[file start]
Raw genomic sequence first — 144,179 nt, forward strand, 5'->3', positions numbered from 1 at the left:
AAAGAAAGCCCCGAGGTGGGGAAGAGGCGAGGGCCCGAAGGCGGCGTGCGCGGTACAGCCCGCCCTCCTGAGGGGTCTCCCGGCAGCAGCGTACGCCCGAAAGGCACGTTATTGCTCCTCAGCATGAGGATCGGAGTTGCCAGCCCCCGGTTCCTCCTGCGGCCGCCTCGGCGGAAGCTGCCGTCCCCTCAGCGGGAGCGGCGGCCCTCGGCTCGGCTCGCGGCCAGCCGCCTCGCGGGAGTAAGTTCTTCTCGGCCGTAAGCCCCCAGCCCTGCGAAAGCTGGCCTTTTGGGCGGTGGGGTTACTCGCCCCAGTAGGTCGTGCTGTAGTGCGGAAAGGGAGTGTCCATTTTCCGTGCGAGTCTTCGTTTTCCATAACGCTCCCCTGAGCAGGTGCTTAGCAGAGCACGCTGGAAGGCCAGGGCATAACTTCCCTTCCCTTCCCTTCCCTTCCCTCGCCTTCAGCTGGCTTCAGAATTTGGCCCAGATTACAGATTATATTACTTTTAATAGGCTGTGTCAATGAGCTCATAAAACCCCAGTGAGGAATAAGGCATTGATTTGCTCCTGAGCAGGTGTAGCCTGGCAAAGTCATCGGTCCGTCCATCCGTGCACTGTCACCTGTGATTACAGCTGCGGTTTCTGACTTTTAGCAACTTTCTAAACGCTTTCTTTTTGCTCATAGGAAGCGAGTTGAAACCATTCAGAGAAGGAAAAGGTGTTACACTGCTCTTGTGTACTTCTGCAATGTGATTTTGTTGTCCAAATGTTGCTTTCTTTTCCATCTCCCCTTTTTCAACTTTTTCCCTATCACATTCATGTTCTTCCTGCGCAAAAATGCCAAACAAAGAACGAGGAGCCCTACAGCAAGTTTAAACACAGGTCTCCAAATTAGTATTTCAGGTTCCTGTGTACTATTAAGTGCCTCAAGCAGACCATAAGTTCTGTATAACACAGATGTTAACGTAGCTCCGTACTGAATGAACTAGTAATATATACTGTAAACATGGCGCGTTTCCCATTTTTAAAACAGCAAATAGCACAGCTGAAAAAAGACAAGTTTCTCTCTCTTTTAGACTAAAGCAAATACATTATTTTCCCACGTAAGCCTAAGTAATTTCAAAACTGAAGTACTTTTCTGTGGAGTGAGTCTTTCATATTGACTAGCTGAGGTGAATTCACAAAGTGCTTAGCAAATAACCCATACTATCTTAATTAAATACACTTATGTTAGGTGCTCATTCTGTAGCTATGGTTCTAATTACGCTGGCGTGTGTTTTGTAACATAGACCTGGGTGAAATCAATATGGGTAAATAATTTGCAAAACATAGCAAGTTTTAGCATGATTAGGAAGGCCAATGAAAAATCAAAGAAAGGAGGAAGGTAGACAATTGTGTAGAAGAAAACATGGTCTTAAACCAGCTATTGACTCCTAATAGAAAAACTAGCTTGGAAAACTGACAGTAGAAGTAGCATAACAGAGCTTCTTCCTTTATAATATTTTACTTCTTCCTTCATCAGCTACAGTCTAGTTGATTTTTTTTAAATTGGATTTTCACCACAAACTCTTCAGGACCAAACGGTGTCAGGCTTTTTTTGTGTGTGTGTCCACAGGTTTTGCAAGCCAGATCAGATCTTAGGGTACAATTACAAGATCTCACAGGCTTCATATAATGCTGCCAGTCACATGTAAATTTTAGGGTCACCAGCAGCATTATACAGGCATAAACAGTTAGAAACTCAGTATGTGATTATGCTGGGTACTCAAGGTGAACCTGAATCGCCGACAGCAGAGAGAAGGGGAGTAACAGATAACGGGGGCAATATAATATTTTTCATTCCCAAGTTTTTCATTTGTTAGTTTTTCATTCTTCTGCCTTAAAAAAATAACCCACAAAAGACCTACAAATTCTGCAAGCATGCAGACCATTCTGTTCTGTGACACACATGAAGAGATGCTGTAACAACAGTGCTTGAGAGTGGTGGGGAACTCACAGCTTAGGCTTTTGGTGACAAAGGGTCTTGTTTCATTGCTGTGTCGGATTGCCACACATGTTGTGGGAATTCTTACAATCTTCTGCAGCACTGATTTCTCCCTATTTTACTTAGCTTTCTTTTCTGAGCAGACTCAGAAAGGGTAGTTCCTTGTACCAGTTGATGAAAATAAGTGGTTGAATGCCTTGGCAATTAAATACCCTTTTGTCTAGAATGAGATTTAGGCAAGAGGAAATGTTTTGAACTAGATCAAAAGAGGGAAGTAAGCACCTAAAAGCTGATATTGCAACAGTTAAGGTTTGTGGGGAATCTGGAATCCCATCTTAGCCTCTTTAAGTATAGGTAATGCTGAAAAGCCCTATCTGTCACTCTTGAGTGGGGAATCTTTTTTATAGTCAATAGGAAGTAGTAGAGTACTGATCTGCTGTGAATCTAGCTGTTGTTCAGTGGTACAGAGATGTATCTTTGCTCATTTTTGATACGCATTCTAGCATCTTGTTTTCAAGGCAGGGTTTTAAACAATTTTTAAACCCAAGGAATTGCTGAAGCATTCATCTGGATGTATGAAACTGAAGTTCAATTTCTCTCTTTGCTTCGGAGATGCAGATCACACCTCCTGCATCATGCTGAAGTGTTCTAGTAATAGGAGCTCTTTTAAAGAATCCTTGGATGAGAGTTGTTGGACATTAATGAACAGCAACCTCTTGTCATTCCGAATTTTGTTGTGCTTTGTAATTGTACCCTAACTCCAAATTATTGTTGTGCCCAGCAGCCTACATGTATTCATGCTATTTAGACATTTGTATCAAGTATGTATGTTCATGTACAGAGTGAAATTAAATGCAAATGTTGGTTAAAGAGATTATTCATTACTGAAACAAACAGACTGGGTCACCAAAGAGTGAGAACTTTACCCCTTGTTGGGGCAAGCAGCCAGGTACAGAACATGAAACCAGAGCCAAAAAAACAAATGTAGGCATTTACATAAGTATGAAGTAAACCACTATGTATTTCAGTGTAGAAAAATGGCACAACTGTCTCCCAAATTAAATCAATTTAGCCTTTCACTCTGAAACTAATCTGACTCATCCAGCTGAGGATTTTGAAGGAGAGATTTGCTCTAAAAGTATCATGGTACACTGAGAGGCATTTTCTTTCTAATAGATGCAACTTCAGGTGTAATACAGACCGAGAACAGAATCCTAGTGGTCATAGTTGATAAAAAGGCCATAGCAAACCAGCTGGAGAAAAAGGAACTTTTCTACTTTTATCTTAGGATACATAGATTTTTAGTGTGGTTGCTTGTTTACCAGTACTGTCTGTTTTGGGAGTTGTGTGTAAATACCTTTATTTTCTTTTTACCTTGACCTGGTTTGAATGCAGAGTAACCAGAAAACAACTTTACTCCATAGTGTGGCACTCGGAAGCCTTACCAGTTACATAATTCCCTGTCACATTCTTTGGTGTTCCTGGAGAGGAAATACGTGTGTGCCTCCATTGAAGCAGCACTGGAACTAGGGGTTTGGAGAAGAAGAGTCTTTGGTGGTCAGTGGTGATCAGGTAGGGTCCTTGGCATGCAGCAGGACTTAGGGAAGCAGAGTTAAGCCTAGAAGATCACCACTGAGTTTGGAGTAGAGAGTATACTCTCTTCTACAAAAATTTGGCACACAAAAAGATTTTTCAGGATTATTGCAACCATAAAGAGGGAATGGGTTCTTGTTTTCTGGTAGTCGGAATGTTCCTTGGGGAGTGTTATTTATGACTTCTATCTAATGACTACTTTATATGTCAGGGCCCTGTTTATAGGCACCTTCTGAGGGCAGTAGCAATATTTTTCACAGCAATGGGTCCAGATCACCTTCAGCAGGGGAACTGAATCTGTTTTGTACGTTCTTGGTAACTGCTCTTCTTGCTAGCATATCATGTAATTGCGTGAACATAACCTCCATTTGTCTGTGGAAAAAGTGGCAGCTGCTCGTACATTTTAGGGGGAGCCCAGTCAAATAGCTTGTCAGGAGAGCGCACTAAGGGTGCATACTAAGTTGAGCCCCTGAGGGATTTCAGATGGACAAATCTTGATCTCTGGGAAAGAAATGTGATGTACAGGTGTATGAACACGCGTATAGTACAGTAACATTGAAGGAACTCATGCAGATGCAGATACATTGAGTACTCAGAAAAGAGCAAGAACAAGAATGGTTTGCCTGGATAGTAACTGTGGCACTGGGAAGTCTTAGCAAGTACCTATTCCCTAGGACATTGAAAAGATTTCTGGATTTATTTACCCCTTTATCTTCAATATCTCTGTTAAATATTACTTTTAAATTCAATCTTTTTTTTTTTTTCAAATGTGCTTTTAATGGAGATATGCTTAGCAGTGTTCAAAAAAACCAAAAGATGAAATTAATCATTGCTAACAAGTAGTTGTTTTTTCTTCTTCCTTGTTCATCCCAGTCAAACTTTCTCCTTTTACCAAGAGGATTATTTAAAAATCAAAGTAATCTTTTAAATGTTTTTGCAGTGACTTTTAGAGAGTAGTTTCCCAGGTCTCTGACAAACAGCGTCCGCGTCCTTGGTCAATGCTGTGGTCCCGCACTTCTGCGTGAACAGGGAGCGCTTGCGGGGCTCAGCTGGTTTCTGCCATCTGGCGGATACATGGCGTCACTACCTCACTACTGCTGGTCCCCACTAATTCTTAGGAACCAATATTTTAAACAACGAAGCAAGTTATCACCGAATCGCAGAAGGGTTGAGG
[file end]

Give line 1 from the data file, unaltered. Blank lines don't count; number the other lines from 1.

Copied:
Raw genomic sequence first — 144,179 nt, forward strand, 5'->3', positions numbered from 1 at the left: